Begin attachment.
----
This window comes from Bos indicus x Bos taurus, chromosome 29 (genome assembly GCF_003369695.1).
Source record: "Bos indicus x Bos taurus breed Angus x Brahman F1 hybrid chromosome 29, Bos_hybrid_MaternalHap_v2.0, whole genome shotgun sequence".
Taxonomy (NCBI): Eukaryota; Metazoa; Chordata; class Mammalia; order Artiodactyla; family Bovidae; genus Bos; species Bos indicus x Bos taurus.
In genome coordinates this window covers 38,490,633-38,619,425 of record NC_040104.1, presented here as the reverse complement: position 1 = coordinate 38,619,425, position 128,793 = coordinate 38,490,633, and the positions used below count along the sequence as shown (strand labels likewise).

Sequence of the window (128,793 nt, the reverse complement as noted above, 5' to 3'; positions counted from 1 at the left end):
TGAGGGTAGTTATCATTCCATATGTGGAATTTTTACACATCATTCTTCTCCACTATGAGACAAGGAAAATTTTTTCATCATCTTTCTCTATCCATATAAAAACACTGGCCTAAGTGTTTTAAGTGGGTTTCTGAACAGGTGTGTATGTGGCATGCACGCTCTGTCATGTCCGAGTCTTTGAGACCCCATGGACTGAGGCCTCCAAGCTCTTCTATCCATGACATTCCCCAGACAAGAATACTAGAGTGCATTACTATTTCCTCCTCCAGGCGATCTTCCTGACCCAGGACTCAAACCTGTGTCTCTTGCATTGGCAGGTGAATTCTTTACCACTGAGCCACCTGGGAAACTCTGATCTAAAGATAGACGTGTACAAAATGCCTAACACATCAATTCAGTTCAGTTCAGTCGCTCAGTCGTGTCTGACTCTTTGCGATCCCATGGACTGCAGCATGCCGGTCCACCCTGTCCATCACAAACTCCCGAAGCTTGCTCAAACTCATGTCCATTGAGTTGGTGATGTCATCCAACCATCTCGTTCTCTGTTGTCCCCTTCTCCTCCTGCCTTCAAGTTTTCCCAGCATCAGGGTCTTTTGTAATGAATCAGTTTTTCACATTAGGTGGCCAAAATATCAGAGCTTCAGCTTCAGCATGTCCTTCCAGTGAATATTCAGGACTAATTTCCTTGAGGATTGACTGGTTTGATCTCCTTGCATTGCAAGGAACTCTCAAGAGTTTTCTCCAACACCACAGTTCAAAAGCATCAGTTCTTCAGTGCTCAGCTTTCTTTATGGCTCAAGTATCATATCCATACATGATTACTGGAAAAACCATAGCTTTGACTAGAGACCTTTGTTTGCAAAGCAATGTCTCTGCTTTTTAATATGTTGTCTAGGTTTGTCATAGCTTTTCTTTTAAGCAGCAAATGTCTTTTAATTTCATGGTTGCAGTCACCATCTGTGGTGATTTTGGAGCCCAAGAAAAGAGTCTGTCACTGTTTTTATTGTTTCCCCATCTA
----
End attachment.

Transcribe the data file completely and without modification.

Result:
This window comes from Bos indicus x Bos taurus, chromosome 29 (genome assembly GCF_003369695.1).
Source record: "Bos indicus x Bos taurus breed Angus x Brahman F1 hybrid chromosome 29, Bos_hybrid_MaternalHap_v2.0, whole genome shotgun sequence".
Taxonomy (NCBI): Eukaryota; Metazoa; Chordata; class Mammalia; order Artiodactyla; family Bovidae; genus Bos; species Bos indicus x Bos taurus.
In genome coordinates this window covers 38,490,633-38,619,425 of record NC_040104.1, presented here as the reverse complement: position 1 = coordinate 38,619,425, position 128,793 = coordinate 38,490,633, and the positions used below count along the sequence as shown (strand labels likewise).

Sequence of the window (128,793 nt, the reverse complement as noted above, 5' to 3'; positions counted from 1 at the left end):
TGAGGGTAGTTATCATTCCATATGTGGAATTTTTACACATCATTCTTCTCCACTATGAGACAAGGAAAATTTTTTCATCATCTTTCTCTATCCATATAAAAACACTGGCCTAAGTGTTTTAAGTGGGTTTCTGAACAGGTGTGTATGTGGCATGCACGCTCTGTCATGTCCGAGTCTTTGAGACCCCATGGACTGAGGCCTCCAAGCTCTTCTATCCATGACATTCCCCAGACAAGAATACTAGAGTGCATTACTATTTCCTCCTCCAGGCGATCTTCCTGACCCAGGACTCAAACCTGTGTCTCTTGCATTGGCAGGTGAATTCTTTACCACTGAGCCACCTGGGAAACTCTGATCTAAAGATAGACGTGTACAAAATGCCTAACACATCAATTCAGTTCAGTTCAGTCGCTCAGTCGTGTCTGACTCTTTGCGATCCCATGGACTGCAGCATGCCGGTCCACCCTGTCCATCACAAACTCCCGAAGCTTGCTCAAACTCATGTCCATTGAGTTGGTGATGTCATCCAACCATCTCGTTCTCTGTTGTCCCCTTCTCCTCCTGCCTTCAAGTTTTCCCAGCATCAGGGTCTTTTGTAATGAATCAGTTTTTCACATTAGGTGGCCAAAATATCAGAGCTTCAGCTTCAGCATGTCCTTCCAGTGAATATTCAGGACTAATTTCCTTGAGGATTGACTGGTTTGATCTCCTTGCATTGCAAGGAACTCTCAAGAGTTTTCTCCAACACCACAGTTCAAAAGCATCAGTTCTTCAGTGCTCAGCTTTCTTTATGGCTCAAGTATCATATCCATACATGATTACTGGAAAAACCATAGCTTTGACTAGAGACCTTTGTTTGCAAAGCAATGTCTCTGCTTTTTAATATGTTGTCTAGGTTTGTCATAGCTTTTCTTTTAAGCAGCAAATGTCTTTTAATTTCATGGTTGCAGTCACCATCTGTGGTGATTTTGGAGCCCAAGAAAAGAGTCTGTCACTGTTTTTATTGTTTCCCCATCTA